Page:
Aspartame Opinions Differ Between WHO and FDA

The World Health Organization (WHO) recently said that aspartame may be a carcinogen. However, they said that designation was based on limited evidence and more support is needed. They said consuming 40 milligrams per kilogram of body weight is safe. Depending on the soda, someone weighing 154 pounds would have to drink more than nine to 14 cans daily to have a health risk. The FDA still believes that aspartame is not a carcinogen.

WHO made the decision after reviewing three large studies that found a possible link between aspartame and liver cancer. But, Dr. Mary Schubauer-Berigan, a senior official at the International Agency for Research on Cancer said that the three studies could have been biased, influenced by chance or has other flaws. She said people shouldn’t take the announcement as proof that aspartame is cancerous. Instead, it “is really more a call to the research community to try to better clarify and understand the carcinogenic hazard that may or may not be posed by aspartame consumption,” she said.

The FDA reviewed the same studies and identified “significant flaws.” They recommend no more than 50 milligrams of aspartame per kilogram of body weight more overall health. The European Food Safety Authority’s current guidelines state, “Aspartame and its breakdown products are safe for human consumption at current levels of exposure.”

Aspartame is one of the most studied food additives in the human food supply,” said an FDA spokesperson. “FDA scientists do not have safety concerns when aspartame is used under the approved conditions.”

Some believe that the WHO is more trustworthy on the topic than the FDA because of the business interests of the people who sit on their committees. “In the early 1970s, US standards were noticeably higher than European standards,” said Erik Millstone, a food safety policy expert and professor emeritus of science policy at the Univ. of Sussex. “But over time, the FDA has been increasingly subordinated to commercial interests.”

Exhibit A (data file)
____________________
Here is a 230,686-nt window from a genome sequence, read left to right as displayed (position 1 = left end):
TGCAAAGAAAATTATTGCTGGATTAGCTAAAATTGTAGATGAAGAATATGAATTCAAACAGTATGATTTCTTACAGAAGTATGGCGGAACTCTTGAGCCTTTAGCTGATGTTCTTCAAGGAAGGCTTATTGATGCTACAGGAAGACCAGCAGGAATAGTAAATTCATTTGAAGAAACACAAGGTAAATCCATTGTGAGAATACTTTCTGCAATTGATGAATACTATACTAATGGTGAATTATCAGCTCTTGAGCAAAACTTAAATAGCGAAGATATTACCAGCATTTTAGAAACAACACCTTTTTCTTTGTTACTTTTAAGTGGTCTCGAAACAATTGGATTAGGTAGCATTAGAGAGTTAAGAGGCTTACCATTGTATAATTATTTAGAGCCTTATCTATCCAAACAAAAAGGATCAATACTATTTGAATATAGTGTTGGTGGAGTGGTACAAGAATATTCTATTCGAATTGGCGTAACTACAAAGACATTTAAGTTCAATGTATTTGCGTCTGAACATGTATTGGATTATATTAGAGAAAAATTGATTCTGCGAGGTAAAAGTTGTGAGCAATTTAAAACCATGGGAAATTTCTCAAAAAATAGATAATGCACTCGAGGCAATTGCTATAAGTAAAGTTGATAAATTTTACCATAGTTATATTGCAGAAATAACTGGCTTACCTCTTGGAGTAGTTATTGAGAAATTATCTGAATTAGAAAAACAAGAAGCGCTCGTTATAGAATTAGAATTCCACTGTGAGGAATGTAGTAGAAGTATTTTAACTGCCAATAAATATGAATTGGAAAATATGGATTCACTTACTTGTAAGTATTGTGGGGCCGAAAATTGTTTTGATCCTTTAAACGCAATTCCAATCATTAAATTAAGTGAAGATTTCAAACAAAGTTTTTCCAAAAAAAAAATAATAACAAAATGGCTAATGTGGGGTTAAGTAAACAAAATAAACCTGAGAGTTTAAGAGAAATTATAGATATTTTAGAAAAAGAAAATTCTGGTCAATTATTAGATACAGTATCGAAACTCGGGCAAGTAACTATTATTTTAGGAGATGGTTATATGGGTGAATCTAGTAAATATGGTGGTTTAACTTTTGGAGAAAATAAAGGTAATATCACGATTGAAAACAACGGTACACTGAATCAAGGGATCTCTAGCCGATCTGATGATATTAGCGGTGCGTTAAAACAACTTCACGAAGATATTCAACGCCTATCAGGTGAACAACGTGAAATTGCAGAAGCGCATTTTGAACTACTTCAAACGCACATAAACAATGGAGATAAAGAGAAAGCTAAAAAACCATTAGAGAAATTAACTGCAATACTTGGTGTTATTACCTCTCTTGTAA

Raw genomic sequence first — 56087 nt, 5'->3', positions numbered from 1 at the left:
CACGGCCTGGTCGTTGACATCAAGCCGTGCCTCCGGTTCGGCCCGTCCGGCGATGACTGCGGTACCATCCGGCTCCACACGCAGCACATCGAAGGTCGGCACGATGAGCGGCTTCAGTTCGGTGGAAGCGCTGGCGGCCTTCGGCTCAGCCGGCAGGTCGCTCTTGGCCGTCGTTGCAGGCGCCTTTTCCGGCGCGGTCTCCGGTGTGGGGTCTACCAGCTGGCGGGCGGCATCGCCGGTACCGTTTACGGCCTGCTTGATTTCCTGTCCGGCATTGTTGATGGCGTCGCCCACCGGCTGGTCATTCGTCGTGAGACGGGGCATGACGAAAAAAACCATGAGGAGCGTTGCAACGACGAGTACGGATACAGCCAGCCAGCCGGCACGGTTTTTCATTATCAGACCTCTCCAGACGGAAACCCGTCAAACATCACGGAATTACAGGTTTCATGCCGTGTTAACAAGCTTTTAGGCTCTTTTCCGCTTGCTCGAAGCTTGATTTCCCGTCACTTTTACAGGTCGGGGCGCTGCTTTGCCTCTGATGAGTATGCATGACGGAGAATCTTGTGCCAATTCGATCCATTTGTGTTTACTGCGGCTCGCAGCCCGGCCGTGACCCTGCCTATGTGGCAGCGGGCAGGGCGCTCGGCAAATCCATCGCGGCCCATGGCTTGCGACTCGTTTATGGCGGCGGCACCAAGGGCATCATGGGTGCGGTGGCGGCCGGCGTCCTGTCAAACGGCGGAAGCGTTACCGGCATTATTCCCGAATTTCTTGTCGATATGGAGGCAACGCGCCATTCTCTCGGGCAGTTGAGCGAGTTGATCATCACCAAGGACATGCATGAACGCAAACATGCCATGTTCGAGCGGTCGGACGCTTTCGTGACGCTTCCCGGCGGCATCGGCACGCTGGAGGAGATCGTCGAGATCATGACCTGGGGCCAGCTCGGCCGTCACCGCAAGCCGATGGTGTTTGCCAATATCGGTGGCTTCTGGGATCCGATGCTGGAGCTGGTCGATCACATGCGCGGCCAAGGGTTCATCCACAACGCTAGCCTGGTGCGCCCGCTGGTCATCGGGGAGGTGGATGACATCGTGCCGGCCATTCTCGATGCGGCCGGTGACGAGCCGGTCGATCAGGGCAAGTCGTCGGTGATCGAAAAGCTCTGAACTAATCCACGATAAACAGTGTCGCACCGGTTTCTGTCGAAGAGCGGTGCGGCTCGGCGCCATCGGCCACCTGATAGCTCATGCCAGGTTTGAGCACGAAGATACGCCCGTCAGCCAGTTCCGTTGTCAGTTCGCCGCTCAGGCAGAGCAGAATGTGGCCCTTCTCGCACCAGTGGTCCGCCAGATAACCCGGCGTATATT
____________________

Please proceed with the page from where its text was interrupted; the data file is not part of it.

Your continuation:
The sweetener has been under scrutiny since it was first approved as an additive in 1974. Anyone who regularly reads our blog knows we aren’t big fans of the word “additive” when it comes to food! But if the option is added sugar or a noncaloric sweetener, it’s better for people with blood sugar concerns to reach for the sugar-free option. Our first suggestion would be sparkling water if someone wants something bubbly, but sometimes that won’t do.

My big concern is that I don’t want people saying, ‘Oh my gosh, I’ve got to stop diet sodas, I’m gonna get sugared sodas,’ and then they start drinking those and gain weight, which we know is one of the major cancer risks,” said Dr. Therese Bevers, who directs the Cancer Prevention Center at the Univ. of Texas MD Anderson Cancer Center. “And that has solid data.”    

While people have argued about aspartame for decades, there has been “very little long-term research, surprisingly,” said Dr. William Dahut, chief scientific officer at the American Cancer Society. People want a clear answer on the safety of aspartame. But he said, “We don’t have the evidence yet.”

Until we get more long-term studies, we won’t get a consensus or a clear yes or no on whether aspartame is carcinogenic. But we know for certain that water helps you stay hydrated without any calories. On these hot summer days, reach for water first if you want a calorie-free drink to refresh yourself.  

Banner image: Matt Seymour via Unsplash

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